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Justice Department Sues to Block Texas Abortion Law

September 9, 2021 by Dan McCue
Attorney General Merrick Garland announces a lawsuit to block the enforcement of new Texas law that bans most abortions at the Justice Department in Washington, Thursday, Sept. 9, 2021. (AP Photo/J. Scott Applewhite)

WASHINGTON — The U.S. Justice Department on Thursday sued the state of Texas over a newly enacted law that prohibits nearly all abortions in the state.

The move came just days after the U.S. Supreme Court refused to block the legislation, which bans all abortions after six weeks of pregnancy and makes no exceptions for pregnancies that are the result of rape or incest.

It also allows anyone, regardless of whether they have any connection to an abortion, standing to sue those who perform or otherwise aid in the procedure, a novel legal concept.

In announcing the lawsuit, Attorney General Merrick Garland told reporters that the Justice Department has “a duty to defend the Constitution of the United States, and to uphold the rule of law.”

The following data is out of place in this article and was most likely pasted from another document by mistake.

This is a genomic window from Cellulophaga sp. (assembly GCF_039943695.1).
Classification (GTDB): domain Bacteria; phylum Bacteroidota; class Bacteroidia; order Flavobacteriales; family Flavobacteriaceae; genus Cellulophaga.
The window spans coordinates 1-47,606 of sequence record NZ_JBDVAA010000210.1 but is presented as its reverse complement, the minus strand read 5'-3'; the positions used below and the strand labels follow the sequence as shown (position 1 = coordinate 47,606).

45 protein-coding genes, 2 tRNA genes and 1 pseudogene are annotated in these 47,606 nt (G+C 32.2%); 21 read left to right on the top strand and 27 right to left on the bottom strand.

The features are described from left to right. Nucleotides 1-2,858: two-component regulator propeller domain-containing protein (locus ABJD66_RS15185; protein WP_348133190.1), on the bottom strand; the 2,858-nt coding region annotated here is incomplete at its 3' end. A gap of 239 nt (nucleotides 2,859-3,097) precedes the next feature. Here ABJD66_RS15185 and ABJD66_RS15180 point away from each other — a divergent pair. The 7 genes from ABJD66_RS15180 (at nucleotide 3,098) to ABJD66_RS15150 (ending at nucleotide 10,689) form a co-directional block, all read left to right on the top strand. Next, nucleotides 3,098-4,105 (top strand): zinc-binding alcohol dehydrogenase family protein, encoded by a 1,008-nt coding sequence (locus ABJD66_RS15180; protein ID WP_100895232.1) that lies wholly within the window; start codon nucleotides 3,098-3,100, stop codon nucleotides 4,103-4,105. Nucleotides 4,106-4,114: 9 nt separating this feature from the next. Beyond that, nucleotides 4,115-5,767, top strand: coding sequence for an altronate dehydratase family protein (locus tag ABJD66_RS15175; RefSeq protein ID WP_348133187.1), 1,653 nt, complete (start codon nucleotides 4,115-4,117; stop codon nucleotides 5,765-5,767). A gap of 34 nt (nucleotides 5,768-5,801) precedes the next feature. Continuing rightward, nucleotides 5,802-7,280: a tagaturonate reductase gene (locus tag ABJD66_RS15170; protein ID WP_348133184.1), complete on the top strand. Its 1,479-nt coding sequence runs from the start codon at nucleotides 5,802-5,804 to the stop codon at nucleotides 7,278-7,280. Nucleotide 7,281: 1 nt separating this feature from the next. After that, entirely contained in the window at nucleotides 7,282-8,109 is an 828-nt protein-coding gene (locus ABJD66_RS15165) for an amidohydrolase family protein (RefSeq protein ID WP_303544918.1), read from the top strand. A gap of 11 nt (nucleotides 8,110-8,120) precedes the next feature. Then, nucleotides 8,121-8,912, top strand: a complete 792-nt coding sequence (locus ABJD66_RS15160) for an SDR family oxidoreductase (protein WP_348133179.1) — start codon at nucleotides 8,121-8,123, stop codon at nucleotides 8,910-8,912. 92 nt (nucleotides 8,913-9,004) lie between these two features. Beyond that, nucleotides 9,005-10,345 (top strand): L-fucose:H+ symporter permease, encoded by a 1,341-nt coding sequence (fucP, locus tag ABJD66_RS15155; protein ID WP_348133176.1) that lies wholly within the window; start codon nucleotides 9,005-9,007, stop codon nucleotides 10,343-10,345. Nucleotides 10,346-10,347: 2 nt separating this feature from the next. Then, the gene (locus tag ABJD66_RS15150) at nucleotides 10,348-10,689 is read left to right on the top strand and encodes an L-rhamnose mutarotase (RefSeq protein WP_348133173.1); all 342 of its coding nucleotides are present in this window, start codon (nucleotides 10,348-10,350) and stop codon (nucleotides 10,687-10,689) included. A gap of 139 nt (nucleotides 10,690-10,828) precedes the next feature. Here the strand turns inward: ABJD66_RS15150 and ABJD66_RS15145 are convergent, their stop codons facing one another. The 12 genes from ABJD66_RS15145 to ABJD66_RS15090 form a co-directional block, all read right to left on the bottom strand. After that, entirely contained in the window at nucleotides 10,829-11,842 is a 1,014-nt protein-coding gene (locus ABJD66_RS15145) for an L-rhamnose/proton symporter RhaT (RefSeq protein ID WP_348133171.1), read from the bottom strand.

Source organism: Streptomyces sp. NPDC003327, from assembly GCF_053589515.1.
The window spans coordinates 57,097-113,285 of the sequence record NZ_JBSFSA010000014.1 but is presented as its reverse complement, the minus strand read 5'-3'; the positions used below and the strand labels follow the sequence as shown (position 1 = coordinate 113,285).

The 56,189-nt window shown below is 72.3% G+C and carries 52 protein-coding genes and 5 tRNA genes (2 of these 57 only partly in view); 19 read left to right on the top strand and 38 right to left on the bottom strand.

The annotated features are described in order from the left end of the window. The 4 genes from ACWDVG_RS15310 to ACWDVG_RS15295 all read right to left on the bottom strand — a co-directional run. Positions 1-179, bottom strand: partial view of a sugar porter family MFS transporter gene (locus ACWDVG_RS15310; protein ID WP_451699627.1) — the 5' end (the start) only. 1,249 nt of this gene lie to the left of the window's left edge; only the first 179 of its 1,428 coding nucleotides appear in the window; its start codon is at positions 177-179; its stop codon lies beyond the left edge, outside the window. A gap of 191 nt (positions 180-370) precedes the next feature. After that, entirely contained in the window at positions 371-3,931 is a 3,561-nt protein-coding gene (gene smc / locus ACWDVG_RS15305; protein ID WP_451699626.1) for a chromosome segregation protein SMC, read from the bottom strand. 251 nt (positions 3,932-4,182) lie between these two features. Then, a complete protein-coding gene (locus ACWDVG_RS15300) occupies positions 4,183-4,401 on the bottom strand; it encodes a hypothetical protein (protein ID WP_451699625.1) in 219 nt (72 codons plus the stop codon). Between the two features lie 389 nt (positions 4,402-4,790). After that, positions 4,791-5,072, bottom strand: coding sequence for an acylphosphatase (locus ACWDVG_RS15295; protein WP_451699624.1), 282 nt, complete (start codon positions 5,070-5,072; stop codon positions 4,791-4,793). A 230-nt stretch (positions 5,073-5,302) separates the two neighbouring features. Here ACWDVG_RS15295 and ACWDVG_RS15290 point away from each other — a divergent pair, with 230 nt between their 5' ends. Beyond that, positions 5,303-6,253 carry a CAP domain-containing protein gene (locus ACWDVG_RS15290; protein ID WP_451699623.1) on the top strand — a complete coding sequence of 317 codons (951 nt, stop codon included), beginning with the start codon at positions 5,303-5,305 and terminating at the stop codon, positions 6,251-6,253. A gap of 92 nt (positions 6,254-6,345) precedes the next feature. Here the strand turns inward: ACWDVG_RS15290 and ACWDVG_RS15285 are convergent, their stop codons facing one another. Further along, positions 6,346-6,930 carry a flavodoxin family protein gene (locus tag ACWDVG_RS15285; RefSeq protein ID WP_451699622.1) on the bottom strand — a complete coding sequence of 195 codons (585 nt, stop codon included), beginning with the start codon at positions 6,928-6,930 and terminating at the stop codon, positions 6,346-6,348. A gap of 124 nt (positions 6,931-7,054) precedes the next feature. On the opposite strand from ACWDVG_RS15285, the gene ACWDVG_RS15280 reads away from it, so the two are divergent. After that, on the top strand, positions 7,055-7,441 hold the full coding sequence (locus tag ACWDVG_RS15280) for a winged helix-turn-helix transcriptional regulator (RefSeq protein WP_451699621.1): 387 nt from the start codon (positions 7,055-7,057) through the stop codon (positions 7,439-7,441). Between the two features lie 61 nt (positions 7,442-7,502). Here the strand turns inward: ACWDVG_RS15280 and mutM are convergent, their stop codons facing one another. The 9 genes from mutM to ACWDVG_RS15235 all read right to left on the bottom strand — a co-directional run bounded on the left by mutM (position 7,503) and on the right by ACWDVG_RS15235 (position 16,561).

“Today, we fulfill that duty,” he said at a Justice Department news conference.

The argument the Justice Department raises in its complaint is equally direct.

It simply states that it is “settled constitutional law that ‘a state may not prohibit any woman from making the ultimate decision to terminate her pregnancy before viability.’”

“But Texas has done just that,” it says.

One of the fears surrounding the state law is that by granting standing to anyone who wants to sue over an abortion, it will expose abortion providers — and potentially the woman having the procedure — to a rash of lawsuits filed by private citizens and anti-abortion groups.

At his press conference Garland said the provision effectively created a new class of abortion “bounty hunters,” and even raised that possibility when it comes to federal employees exercising their official authorities when it comes to abortion services.

That, he said, makes the law invalid on its face because it violates both the supremacy clause of the Constitution, which gives precedence to federal law over state law, and the equal protection guarantees of the 14th Amendment.

“This kind of scheme to nullify the Constitution of the United States is one that all Americans, whatever their politics or party, should fear,” Garland said.

The department is seeking an injunction that would prohibit Texas from enforcing the law.

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